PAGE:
Some of the Democratic candidates’ money reports may be misleading, as there were primary races in which cash flooded in at the last minute to help challengers finish in the top two and advance to November.
But the money does mean something — it shows enthusiasm in GOP districts where Democrats in the past have surrendered without a fight.
In Nunes’ 22nd Congressional District, for example, his Democratic opponent in 2016 didn’t raise the $5,000 required to file a federal campaign finance report. This year, with the Nov. 6 general election still months away, Janz already has collected $2.87 million. That’s dwarfed by the $7.42 million Nunes has taken in but represents more than enough for a serious election challenge.
It’s a similar situation with Rohrabacher. Two years ago, he crushed a Democrat who raised only $109,844 for her entire campaign. This year’s Democratic challenger, Rouda, already has collected $3.19 million, which includes more than $1.62 million out of his own pocket.
Democrats also are touting the primary turnout as a sign of enthusiasm that can carry over to November.
“California saw the highest turnout for a gubernatorial primary in 20 years, with more than 7.1 million Californians casting their ballots,” Democratic Secretary of State Alex Padilla said in a campaign release. “Compare that to 4.4 million ballots cast in the last gubernatorial primary just four years ago.”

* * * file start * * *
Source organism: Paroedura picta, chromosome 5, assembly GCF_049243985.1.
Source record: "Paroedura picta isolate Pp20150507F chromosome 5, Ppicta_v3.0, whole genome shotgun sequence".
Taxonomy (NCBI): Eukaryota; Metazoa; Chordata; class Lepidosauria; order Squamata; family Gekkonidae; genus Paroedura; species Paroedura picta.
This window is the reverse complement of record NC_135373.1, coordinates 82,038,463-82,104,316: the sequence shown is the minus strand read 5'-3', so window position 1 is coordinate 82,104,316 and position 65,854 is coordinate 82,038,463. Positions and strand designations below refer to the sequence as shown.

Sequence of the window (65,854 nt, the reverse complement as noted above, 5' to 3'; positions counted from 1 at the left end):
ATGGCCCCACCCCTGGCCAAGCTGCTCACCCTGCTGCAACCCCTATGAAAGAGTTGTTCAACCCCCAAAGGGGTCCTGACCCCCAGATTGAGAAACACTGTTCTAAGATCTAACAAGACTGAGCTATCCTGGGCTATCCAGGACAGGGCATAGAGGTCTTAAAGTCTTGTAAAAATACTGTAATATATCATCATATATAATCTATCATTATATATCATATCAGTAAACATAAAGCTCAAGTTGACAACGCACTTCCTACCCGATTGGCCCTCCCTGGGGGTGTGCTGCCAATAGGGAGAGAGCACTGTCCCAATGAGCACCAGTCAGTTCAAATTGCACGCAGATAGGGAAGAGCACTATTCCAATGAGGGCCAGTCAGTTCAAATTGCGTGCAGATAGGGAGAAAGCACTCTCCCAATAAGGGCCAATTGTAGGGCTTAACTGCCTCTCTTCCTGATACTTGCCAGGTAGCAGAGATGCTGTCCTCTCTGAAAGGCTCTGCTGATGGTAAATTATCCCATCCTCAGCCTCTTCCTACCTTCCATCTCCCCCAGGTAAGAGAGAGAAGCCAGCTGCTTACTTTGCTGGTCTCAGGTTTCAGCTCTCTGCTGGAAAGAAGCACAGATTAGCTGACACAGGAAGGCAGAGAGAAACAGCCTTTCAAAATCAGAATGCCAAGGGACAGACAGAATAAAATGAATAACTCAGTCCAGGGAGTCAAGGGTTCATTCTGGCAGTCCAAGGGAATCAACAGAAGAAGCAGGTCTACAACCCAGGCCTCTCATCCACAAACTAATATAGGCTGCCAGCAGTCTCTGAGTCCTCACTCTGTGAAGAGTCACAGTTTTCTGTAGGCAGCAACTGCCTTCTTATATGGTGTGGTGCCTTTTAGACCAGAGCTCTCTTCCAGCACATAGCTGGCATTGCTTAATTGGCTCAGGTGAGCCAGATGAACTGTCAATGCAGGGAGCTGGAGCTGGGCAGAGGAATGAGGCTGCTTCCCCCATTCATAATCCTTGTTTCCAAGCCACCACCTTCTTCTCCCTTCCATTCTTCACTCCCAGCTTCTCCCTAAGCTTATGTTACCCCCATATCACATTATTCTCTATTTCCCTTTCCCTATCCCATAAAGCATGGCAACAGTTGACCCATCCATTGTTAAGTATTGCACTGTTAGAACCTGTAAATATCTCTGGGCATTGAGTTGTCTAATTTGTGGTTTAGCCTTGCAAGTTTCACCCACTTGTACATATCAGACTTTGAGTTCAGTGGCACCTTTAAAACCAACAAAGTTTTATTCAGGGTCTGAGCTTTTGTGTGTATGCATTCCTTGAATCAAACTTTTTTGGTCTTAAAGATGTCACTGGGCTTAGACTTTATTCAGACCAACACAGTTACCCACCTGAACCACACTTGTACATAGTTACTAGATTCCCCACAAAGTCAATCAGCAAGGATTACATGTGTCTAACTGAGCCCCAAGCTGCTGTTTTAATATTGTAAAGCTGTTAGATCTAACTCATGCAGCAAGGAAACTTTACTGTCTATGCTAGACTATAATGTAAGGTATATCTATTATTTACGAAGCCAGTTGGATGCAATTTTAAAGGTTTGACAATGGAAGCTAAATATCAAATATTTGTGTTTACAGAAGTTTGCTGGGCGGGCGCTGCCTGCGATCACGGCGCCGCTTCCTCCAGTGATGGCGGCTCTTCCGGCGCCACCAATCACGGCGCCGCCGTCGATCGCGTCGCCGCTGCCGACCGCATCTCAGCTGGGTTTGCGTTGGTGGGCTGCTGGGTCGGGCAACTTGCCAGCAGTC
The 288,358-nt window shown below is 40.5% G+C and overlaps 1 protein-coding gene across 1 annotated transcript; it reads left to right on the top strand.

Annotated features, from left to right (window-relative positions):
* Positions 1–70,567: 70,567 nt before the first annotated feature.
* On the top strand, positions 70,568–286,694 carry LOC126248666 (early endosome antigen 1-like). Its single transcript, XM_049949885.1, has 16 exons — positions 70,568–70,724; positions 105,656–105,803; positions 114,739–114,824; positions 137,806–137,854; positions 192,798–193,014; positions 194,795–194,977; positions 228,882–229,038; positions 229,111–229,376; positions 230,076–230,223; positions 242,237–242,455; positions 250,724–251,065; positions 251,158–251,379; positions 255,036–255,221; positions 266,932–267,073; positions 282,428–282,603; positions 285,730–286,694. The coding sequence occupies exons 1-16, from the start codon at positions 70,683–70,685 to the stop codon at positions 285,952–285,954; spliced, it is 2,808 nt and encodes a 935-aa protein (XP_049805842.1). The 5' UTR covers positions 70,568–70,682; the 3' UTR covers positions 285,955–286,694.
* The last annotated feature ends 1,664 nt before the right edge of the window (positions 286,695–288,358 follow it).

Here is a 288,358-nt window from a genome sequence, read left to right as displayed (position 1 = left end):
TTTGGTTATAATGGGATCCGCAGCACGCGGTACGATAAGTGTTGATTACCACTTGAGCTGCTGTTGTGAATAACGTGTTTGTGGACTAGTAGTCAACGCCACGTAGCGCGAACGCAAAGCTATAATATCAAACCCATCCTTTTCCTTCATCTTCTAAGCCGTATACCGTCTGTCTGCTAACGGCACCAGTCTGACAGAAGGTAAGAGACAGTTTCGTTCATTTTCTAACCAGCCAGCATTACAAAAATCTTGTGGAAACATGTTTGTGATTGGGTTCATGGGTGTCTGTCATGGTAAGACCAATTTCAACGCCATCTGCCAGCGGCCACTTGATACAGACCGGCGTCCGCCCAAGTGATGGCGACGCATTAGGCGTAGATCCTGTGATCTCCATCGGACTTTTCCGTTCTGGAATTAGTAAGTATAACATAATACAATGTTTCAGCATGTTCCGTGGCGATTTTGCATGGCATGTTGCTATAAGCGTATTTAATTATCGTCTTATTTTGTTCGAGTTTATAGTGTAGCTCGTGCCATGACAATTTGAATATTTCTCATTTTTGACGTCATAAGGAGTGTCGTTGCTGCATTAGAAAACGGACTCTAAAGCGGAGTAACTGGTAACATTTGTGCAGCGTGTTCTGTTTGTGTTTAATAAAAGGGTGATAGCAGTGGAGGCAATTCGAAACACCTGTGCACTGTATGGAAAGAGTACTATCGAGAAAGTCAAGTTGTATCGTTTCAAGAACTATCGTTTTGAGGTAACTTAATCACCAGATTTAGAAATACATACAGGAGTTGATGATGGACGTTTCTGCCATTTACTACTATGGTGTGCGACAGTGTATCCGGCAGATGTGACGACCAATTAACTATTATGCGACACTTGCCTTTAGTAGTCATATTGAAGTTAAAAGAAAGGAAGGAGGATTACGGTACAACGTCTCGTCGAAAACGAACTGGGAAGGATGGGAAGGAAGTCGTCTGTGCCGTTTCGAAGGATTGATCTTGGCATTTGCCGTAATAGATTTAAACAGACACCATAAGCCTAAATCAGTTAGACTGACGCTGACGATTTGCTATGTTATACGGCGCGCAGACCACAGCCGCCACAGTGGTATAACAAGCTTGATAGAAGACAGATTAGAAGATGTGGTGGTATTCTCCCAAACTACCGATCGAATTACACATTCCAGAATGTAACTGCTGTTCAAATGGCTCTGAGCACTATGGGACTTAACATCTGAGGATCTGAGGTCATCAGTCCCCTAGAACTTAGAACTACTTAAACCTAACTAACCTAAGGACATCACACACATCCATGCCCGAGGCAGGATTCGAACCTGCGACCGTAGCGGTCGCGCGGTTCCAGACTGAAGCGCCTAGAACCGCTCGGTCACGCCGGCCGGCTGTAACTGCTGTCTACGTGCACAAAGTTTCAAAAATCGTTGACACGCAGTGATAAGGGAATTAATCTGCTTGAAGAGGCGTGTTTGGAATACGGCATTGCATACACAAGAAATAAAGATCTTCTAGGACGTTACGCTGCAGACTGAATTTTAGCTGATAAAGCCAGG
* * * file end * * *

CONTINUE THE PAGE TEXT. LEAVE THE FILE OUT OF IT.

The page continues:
But when Paul Mitchell, vice president of the nonpartisan analytics firm Political Data Inc., did just that — compare the totals — he found that the primary numbers weren’t as exciting as Democrats might like.
“The 37 percent turnout might be the highest of the century, but it still fits nicely with the other non-presidential years,” Mitchell said. The only exception was 2014, which set a record-low turnout for a statewide election of 25 percent.
While preliminary estimates show that Democratic turnout in June was 49 percent to 33 percent for Republicans, that’s not much of an indication of the “blue wave” Democrats are hoping for in November. There’s a good chance many of those votes came in places like the Bay Area, where the party already holds sway.
One problem for the Democrats is that “young people, renters, Latinos and others don’t vote in this type of (non-presidential) election,” Mitchell said. “It’s possible it will become a more ‘us versus them,’ ‘good versus evil’ election that may ramp up the turnout, but it’s hard to tell people that their future depends on how they vote for state schools superintendent.”
So for Democrats in California, the congressional battle is now a matter of bringing their voters out in November, of convincing them that enthusiasm isn’t enough unless it ends up getting people into a voting booth.
“We do a good job of registering voters, but that’s just the first step,” said Rocha, of Red to Blue California. “Now we have to get them to turn out.”
It’s not just a question for November, said Kelly Dietrich, founder of the National Democratic Training Committee, which provides basic help to rookie candidates at every level of government.
“In 20-plus years in politics, I’ve never seen an election cycle like this,” he said. “After 2016, everyone was ready to take action.”
More than 18,000 would-be Democratic candidates have registered for online assistance, “which is a lot of people who want to get involved,” Dietrich said.
“We need to be concerned not just about what we can do in the next four months, but also about what we can do in 2020, 2022 and 2024.”